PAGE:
Mountain Lion, a.k.a. OS X 10.8, marries the Apple desktop operating system to iOS features that previously were found only on the iPhone and iPad. Among them: Messages, Notifications, Reminders, a Game Center, and better integration with iCloud. It's not a revolutionary upgrade to the desktop OS, but it should please Mac enterprise users.
Notes on the iPhone very much resembles Notes in Windows Mobile--the predecessor of Windows Phone--back in the day. A text-only app, it's a place to stash ideas or thoughts, but not much else. In Mountain Lion, you get a bit more than that. Notes on the desktop allows rich text, and bulleted or numbered lists, and lets you add photos. You also get full search capabilities via Spotlight. A pinning feature lets you put stickies right on your desktop. Sharing Notes is easy via the desktop app. Notes also lets you sync your notes with the iOS device of your choice.
I was never a huge fan of the Notes app, and I don't care for Post-Its, either. They lead to clutter and can get lost or misplaced. However, many people need help organizing tidbits of information, and Notes might work for them.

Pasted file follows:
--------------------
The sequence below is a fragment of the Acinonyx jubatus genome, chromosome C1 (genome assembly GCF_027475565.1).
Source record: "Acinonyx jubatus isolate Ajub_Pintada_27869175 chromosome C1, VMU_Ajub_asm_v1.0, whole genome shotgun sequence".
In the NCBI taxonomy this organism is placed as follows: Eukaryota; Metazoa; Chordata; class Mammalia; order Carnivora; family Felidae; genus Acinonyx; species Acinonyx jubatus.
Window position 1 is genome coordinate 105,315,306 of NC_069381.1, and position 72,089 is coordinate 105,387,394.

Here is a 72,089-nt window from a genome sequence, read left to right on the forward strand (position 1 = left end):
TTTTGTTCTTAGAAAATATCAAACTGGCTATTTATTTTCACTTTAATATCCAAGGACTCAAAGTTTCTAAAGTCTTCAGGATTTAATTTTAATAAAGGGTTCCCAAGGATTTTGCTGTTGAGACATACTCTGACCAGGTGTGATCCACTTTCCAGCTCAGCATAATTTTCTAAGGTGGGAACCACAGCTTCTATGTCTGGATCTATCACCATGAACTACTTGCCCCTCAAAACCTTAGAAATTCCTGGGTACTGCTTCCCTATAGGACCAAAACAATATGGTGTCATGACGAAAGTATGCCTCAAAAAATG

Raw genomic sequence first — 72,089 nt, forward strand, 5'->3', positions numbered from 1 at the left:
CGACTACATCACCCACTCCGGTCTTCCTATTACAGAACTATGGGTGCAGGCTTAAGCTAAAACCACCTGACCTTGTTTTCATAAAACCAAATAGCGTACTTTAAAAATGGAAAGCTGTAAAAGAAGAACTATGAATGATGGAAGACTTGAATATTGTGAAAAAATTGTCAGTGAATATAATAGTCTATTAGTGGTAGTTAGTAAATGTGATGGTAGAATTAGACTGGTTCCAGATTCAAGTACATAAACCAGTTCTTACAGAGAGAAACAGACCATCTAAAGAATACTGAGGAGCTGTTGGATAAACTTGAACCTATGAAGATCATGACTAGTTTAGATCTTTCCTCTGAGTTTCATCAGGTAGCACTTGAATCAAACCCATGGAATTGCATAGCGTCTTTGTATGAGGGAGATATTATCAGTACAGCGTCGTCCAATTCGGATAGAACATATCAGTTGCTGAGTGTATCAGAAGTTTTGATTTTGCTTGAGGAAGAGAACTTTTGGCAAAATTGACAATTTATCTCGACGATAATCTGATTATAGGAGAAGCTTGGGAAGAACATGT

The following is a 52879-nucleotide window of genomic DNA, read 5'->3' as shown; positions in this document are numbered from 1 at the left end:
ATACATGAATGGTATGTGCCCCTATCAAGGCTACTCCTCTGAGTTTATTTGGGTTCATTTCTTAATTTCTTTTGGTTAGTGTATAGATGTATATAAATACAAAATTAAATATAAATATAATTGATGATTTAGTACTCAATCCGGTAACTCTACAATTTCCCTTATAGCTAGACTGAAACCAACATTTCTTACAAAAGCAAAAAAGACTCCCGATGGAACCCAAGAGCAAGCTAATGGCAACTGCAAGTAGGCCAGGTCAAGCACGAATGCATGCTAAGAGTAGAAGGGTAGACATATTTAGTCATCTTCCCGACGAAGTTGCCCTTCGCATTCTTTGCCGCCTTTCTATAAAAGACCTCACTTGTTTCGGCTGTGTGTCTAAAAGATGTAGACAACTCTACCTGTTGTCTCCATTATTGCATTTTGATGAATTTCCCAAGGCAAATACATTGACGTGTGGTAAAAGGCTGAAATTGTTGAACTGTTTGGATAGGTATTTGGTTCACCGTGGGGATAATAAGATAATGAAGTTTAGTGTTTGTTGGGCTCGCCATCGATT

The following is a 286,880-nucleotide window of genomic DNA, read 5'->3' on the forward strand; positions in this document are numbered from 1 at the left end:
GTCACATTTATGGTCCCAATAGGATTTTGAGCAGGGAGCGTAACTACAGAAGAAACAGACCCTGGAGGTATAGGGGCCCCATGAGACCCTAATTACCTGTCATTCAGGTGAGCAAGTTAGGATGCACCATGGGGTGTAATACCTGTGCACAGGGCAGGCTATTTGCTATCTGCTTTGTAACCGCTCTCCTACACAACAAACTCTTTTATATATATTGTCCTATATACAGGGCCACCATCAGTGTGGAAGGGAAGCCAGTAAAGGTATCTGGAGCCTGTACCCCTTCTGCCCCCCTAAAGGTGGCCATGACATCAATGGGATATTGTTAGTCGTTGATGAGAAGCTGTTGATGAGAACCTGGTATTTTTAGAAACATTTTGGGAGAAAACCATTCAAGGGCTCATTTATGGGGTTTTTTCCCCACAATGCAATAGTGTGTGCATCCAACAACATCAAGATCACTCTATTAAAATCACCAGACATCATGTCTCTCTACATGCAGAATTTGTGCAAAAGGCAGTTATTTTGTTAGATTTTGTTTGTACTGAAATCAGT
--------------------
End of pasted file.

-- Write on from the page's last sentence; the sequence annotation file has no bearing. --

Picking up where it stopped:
The main Notes screen looks like a pad of yellow ruled paper. Structured like Messages, the left side of the Notes screen lists individual documents. The right side contains the actual note on the ruled yellow "paper."
After you create a note, its title appears both at the top of your "paper" and on the left side. You add new Notes by clicking the plus button in the lower left corner. Notes are stored on your Mac or in iCloud, depending on how you configure the app.
Google in the Enterprise SurveyThere's no doubt Google has made headway into businesses: Just 28 percent discourage or ban use of its productivity ≠products, and 69 percent cite Google Apps' good or excellent ≠mobility. But progress could still stall: 59 percent of nonusers ≠distrust the security of Google's cloud. Its data privacy is an open question, and 37 percent worry about integration.